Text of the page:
But it is also wrong to be brittle about issues that are not foundations of the faith. Once, when I was a child in Scotland, our church planned a day cruise down the river Clyde. A great crowd boarded the steamer on the Saturday morning as we set off on our voyage "doon the water," as they say in Glasgow. In the midst of the usual banter and high-spirited conversation, I began to pick up a negative theme. The word that still stands out in my memory is pertaineth. The men were quoting Deuteronomy 22:5, and the source of their agitation was a woman who had appeared on the boat wearing trousers. Now despite the fact that the skirts of the other women were blowing in the breeze and revealing more than their ankles, this poor lady was being tried and convicted for her sensible attire. No, they did not throw her overboard, but if a storm had come up I have little doubt that some would have suggested that as a possible solution (like some female Jonah). What really made me wonder was how the men could adopt such an inflexible position when some of their own gender were on board walking around in kilts!
This tested my staying power. How many repetitions could I complete without becoming fatigued? Endurance is a key indicator of spiritual fitness. Paul reminds the Philippian believers that he is confident "that he who began a good work in you will carry it on to completion until the day of Christ Jesus" (Philippi-ans 1:6). But what about the people who respond to the Gospel when they hear it preached and seem to make such a good beginning and then fall away? They have been attending church, reading their Bibles, and praying, and then something happens and we can't find them. The answer the Bible gives is that they are either backslidden or false professors.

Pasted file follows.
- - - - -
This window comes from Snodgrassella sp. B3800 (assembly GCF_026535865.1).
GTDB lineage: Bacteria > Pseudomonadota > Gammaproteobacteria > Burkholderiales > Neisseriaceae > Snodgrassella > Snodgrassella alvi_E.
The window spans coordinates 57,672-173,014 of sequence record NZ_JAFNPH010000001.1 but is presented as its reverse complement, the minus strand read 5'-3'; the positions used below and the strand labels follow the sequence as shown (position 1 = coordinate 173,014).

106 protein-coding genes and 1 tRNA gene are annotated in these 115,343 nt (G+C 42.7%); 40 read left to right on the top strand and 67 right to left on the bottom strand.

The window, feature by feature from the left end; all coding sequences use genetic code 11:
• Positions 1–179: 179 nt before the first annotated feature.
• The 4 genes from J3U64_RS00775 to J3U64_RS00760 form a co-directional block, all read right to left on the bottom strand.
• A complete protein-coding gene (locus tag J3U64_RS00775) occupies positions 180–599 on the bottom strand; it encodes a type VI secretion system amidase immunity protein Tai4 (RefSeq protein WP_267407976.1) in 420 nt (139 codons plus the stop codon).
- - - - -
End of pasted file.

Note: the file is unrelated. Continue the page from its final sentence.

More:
Spurgeon compared backslidden believers to a man on board ship in the midst of high seas. He may be knocked on the deck time and time again by the waves, but he is never washed overboard. This is true to Christian experience, if we are honest. The hymn writer Robert Robinson put it well: "Prone to wander, Lord I feel it. Prone to leave the God I love." However, even though we may suffer temporary defeats in a continual and irreconcilable war, "sin will not be [our] master" (Romans 6:14).
The instructions about restoration given in Galatians 6:1 and about winning back wanderers in James 5:19–20 speak to the reality of spiritual setbacks in the life of the honest believer. Ephesians 6:10–18 speaks of the armor needed for the battle. The believer needs to wear the helmet of salvation and think biblically about the struggles and difficulties he encounters. John Bunyan's The Pilgrim's Progress is rich with illustrative material when it comes to this. As a result of grace, we have been saved from sin's penalty. One day we will be saved from sin's presence. In the meantime we are being saved from sin's power.
The ground of our salvation is in the atoning sacrifice of Jesus, but we should give evidence of the work of God's grace in our lives. How can we tell if someone is simply backslidden or is actually a false professor? As long as he continues in sin, it will be impossible to tell. Paul reminds Timothy: "The Lord knows those who are his.... Everyone who confesses the name of the Lord must turn away from wickedness" (2 Timothy 2:19).
Excerpted from Made for His Pleasure by Alistair Begg. Copyright © 1996 Alistair Begg. Excerpted by permission of Moody Publishers.
All rights reserved. No part of this excerpt may be reproduced or reprinted without permission in writing from the publisher.